Kasus im Ik

Kasus im Ik

Kasus im Ik

ISBN 978-3-89645-135-4

Kasus im Ik

Wortarten, Kontext und Diskurs

Author: Christa König. Series edited by: M. Lionel Bender †, Franz Rottland †, Norbert Cyffer.

Series: NISA Nilo-Saharan – Studies in Language and Context Volume 17

18 pp. Roman, 626 pp.
1 map, 19 graphs and figures, 67 tables, appendix: 9 narratives with interlinearization and translation
Text language(s): German
Format: 160 x 240 mm
1230 g
€ 69.80

Ik is a east-Sudanic Kuliak language, spoken in north eastern Uganda. According to African standards, Ik has an elaborated case system: seven cases are distinguished. In the book a profile of the complex case system is given. From a cross-linguistic perspective case in Ik shows some peculiarities: Most elements in the language are case inflected, such as nouns, verbs, adverbs, conjunctions, prepositions. Among the core-participants, case shows a lot of irregularities.

Basically, Ik has an accusative/nominative system, but there are many syntactically conditioned contexts in which the case distinction is neutralized. From a cross-linguistic perspective it is quite common for ergative languages to have split systems. So far accusative systems described in the literature seem to be quite consistent. Ik is an example of a split accusative language. The book deals with case on the noun phrase level, on the syntactic level, and on the discourse level. Latter is based on narrative texts which are appendixed. The encoding of core-participants are treated separately from the encoding of peripheral participants. Some case grammemes, such as the dative, show a wide range of functions. Therefore, grammaticalization is also a further topic.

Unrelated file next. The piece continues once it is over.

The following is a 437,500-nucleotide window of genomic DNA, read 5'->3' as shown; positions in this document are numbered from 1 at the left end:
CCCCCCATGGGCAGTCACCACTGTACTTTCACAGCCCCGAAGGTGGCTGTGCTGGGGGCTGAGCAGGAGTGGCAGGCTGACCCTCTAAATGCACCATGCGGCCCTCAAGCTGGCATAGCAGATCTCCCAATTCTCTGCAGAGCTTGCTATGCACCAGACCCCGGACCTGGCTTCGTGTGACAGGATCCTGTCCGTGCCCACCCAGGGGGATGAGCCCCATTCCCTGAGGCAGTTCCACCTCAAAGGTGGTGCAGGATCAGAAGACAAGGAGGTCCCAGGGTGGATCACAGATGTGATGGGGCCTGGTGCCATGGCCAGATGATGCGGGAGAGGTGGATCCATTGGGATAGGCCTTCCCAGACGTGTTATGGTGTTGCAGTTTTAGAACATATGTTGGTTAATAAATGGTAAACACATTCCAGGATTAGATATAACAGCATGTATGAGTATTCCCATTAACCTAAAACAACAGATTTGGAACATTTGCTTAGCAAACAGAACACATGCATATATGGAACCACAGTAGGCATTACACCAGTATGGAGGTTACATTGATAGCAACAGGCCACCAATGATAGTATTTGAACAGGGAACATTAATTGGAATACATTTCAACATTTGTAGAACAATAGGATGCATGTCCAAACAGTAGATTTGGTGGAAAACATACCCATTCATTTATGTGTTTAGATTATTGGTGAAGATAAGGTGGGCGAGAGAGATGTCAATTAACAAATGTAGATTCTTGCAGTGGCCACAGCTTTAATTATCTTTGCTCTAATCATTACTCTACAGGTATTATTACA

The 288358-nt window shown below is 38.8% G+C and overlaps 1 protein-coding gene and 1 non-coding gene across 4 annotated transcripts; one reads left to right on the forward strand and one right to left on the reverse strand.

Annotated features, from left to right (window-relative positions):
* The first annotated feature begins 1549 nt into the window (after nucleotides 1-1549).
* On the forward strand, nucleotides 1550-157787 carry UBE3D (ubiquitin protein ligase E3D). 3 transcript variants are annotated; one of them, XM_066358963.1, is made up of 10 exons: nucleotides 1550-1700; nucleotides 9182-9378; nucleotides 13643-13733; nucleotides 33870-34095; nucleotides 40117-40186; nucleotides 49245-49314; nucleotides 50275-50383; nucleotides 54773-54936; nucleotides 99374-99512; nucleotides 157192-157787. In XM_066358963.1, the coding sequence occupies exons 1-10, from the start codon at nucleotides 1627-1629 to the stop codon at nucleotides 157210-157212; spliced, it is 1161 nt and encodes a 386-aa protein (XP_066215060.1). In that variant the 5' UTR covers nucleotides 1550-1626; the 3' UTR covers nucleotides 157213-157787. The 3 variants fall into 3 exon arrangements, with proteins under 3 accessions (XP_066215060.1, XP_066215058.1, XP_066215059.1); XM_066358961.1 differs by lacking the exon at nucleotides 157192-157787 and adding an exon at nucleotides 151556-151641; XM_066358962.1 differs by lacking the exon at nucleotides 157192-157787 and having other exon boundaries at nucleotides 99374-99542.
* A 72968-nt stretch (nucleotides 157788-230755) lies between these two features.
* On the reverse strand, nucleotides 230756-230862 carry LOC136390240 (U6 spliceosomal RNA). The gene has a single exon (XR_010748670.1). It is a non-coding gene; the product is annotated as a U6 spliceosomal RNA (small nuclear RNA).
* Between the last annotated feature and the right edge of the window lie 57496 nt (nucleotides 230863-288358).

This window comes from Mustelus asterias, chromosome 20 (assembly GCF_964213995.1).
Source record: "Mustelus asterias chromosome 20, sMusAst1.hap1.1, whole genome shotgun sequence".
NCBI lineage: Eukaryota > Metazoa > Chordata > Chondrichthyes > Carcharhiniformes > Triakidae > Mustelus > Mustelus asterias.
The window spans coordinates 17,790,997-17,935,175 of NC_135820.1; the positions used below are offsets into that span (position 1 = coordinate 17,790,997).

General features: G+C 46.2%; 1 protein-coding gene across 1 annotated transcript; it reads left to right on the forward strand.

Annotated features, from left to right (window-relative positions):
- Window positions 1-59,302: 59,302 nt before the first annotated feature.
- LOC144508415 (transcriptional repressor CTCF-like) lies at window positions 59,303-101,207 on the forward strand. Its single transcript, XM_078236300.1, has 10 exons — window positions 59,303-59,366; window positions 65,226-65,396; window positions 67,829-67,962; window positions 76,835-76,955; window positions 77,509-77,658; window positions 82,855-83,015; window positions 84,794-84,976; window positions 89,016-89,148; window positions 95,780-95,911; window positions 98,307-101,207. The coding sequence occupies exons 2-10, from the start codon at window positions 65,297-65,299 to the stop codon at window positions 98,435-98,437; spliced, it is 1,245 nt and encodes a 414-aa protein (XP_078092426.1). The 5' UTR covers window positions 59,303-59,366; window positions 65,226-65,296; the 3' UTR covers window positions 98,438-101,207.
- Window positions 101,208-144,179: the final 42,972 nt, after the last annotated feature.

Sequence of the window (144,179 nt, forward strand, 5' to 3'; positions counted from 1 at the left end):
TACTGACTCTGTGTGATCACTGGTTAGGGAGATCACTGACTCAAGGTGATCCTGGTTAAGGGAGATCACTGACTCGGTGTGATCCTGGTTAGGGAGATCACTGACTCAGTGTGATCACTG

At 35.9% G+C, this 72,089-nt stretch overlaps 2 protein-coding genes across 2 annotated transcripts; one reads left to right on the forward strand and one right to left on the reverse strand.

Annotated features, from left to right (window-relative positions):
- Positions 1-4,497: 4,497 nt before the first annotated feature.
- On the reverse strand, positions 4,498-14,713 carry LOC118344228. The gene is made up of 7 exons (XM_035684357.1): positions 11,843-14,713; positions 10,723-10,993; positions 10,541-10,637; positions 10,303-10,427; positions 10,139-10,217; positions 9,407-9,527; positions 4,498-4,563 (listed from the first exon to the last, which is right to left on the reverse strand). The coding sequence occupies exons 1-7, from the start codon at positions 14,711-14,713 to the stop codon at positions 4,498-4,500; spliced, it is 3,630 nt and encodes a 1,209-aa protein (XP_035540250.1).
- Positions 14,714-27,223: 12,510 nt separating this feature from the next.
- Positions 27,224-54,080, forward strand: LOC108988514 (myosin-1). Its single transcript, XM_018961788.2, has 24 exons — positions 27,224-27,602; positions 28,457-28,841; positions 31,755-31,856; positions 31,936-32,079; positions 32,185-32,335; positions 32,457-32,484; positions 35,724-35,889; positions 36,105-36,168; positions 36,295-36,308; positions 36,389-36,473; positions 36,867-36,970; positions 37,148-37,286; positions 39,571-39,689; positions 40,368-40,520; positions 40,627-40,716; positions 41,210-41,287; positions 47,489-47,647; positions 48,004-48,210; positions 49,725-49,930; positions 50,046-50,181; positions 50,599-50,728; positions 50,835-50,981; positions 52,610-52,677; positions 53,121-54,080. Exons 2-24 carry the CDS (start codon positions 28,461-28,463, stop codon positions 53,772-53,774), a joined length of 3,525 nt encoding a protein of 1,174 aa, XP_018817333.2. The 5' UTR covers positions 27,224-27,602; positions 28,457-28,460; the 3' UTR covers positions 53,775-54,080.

The book is a must for all who are interested in case systems in general, in grammaticalization of case systems, in discourse use of case. The unclear genetic position of the Kuliak languages may also attract readers who are interested in the issue of language classification. Last but not least, all readers who are interested in East African verb-initial languages may also be attracted.

The present publication was derived from the habilitation thesis (2000) by the author at Goethe University, Frankfurt/Main, Germany.

Under these links you will find descriptions of further Ugandan Bantu and non-Bantu languages and cultures:

Accompanying material:



[...] König has achieved her objectives. In Chapter 3 she manages in a convincing way to bring order into a very basic, but very confusing, part of the grammar of Ik. Thus, the establishment of the five case schemes and the precise identification of their syntactic conditions constitute fundamental new insight into the grammar of Ik. König's identification of the members of the case category in Chapter 2 is another important result, and it is a prerequisite for her results in Chapter 3 [...] The remaining chapters also provide important insight into aspects of the Ik language, and they constitute a rich source of examples of grammaticalization.

Torben Andersen in Afrika und Übersee, 87/2004, 306-310

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